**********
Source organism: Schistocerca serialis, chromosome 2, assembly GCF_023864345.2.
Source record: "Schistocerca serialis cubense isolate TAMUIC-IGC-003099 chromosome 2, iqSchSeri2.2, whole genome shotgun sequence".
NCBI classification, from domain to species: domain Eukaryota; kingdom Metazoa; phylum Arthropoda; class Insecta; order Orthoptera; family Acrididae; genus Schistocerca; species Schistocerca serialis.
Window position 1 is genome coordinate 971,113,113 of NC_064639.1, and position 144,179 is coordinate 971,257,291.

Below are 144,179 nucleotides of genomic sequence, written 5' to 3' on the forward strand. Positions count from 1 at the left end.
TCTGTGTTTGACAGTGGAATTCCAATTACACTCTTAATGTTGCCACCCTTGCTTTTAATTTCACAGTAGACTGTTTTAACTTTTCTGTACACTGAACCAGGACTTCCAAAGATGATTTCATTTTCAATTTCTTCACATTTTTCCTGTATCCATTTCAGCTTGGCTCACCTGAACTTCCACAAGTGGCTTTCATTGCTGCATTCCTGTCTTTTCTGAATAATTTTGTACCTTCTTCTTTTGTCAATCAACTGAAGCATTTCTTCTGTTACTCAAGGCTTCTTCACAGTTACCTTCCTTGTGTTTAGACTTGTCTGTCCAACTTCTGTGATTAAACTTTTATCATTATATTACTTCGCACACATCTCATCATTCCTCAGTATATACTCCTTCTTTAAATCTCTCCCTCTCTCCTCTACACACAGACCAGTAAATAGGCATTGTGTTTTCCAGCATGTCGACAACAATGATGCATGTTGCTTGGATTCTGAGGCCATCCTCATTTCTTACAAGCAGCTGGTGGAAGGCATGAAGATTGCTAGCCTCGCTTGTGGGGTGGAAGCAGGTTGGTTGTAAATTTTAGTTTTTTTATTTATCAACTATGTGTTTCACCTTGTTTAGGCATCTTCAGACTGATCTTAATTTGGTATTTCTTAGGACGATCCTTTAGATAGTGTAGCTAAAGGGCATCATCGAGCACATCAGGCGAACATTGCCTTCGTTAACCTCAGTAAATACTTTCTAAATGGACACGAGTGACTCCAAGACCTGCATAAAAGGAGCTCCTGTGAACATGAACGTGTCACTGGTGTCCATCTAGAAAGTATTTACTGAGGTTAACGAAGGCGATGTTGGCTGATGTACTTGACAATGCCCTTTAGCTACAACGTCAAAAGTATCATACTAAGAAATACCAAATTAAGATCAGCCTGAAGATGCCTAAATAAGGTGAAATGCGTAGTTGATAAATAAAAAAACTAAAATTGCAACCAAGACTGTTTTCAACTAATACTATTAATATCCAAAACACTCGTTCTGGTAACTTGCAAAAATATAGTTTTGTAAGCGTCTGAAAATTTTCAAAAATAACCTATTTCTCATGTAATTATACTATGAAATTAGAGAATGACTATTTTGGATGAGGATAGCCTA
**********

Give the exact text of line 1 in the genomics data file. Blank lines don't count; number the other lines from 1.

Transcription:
Source organism: Schistocerca serialis, chromosome 2, assembly GCF_023864345.2.